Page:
Tesse: 00:13:24 That is so beautiful. I keep laughing at what you’re saying. The lessons that I’m taking away from that is read your situation. Situational awareness, read through the eyes of young people, through the eyes of young people you can see things you know. Different things, the emperor with no clothes and the child that sees them, that makes a difference. Something else comes to mind Sade and that’s the whole thing about inclusion. I’m building inclusive environment you know, with Hamilton and Hamilton is one of my favorite plays of all time. They say, be in the room when it happens, come back to the room when it happens you know. Oh, I love rapping not well, but in the room when it happens in the room when it happens, I love it. And I like to be in the room when it happens and what you’re saying, those kinds of practices of being humble and doing what it takes you are in the room. So I welcome your thoughts around the black lives matter movement with the now everyone’s invited movement or with the me too movement. These are all about building inclusive environments where people are seen, heard and felt. What are your thoughts in relation to inclusion?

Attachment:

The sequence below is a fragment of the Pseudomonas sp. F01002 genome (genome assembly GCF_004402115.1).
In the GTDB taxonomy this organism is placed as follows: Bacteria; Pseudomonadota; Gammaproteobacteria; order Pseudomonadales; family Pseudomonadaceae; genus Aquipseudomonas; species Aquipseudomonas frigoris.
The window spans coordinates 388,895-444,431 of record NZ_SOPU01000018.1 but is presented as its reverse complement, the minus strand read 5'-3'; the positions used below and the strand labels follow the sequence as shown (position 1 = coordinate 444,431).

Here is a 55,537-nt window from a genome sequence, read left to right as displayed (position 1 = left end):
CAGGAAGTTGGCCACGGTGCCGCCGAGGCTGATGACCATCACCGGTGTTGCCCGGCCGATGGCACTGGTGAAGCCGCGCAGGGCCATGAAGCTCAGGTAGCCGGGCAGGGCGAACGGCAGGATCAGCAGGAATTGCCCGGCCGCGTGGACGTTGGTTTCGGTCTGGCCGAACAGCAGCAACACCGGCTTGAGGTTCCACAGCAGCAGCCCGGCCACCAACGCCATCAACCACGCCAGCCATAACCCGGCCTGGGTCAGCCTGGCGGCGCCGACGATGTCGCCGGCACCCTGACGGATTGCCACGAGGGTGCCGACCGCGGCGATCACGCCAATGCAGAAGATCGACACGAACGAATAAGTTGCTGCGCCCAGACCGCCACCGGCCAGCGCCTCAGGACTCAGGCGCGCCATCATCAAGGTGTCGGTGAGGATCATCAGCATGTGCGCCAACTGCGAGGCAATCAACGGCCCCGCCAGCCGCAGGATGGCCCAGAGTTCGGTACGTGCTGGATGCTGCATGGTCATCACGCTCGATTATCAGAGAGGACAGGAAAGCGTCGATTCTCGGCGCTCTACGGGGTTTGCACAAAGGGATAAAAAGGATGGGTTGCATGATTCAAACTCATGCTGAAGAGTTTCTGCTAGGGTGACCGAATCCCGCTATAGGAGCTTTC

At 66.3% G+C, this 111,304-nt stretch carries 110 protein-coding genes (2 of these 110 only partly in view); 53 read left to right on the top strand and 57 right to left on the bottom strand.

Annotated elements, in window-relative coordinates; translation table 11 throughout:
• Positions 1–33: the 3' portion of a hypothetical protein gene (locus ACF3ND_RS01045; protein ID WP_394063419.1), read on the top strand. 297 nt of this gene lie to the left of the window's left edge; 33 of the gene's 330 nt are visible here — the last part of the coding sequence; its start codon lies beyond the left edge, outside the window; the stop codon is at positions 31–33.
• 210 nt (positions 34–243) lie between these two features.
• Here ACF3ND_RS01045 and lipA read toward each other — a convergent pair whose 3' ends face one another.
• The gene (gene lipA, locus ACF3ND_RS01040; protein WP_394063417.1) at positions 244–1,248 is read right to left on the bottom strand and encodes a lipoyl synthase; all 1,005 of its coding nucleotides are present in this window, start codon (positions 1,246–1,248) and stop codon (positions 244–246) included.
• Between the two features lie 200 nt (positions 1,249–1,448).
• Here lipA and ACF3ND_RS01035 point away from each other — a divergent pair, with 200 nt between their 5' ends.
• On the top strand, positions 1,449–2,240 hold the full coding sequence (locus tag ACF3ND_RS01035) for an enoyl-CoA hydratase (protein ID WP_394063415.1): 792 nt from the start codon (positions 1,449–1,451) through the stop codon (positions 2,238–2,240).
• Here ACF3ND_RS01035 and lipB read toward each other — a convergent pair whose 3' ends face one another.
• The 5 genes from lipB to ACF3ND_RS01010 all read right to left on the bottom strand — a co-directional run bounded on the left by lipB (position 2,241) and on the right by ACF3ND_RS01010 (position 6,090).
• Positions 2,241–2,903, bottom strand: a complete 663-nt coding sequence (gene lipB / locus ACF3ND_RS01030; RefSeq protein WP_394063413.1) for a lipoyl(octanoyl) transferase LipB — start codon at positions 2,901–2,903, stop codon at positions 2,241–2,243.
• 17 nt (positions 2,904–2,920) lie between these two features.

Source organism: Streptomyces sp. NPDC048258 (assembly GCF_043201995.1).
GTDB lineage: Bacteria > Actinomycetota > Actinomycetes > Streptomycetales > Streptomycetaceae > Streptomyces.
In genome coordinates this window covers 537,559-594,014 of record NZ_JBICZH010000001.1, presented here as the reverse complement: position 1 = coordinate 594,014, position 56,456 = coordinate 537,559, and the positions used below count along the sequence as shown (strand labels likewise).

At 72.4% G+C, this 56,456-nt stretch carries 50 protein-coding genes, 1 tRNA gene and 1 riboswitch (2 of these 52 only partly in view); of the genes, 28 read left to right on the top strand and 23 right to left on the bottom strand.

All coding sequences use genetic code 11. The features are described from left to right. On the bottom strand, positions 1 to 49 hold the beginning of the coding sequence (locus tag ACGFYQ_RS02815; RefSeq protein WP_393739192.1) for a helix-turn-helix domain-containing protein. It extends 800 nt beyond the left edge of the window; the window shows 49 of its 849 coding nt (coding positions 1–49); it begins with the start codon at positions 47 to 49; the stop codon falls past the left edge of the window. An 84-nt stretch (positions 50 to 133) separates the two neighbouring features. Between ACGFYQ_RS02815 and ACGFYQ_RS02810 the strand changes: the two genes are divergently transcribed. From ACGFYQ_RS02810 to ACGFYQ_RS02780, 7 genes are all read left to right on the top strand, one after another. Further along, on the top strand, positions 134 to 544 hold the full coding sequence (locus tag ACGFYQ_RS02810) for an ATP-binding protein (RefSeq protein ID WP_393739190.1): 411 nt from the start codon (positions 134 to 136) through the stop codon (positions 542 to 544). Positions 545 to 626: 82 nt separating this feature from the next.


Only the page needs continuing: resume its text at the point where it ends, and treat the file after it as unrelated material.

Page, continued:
Sade: 00:14:30 Oh I mean, I’m totally up to being woke. Good Lord. I think especially those of us coming from Nigeria. We were so unwoke, I mean I speak to some of my friends and I’m like my eyebrows and my hairline there to the right of Attila the hun. Really they really are not as woke or. I hate that word because it has been so bastardized. But they’re not as inclusive as they like to think they are. I demand when that Black Lives Matter situation happened. As you know I’m involved with a school and we had a discussion. And what stories do we tell our children? How do we get children to discuss this with them? And these are young children, the oldest would be about 10 or 11. We want to make children positive. I don’t want children to have a hangup and say, is it because I’m black that this has happened? No, that should not be your default position. But at the same time you know, you want them to be aware and be prepared. So it’s that fine line of being aware, but not making excuses for themselves. The only mantra that I sort of gave to them is treat everybody as you would want them to treat you no exclusions, everybody. And that includes your househelp, your cleaners. So what I’m asking somebody at work who sees you as black or not good enough or whatever, are you giving that same worthiness to the person cleaning your room? That is just respect and worthiness. So if you see everybody as worthy and start from a position of, am I treating this person the way I want them to treat me? And no exceptions then yeah, like I said, I may be a bit Pollyannaish. I totally support the Black Lives Matter, but I also don’t. A part of me did not want really to lead with that with the children, if you see what I mean. Having a multi racial child, this was a conversation that my husband and I have had. Do we talk to them about this? Or do we just leave them and let them experience? The jury’s still out. We’ll let you know what the argument was and what came through. I can’t tell you that we got it right I can tell you we got it wrong, but she’s happy enough.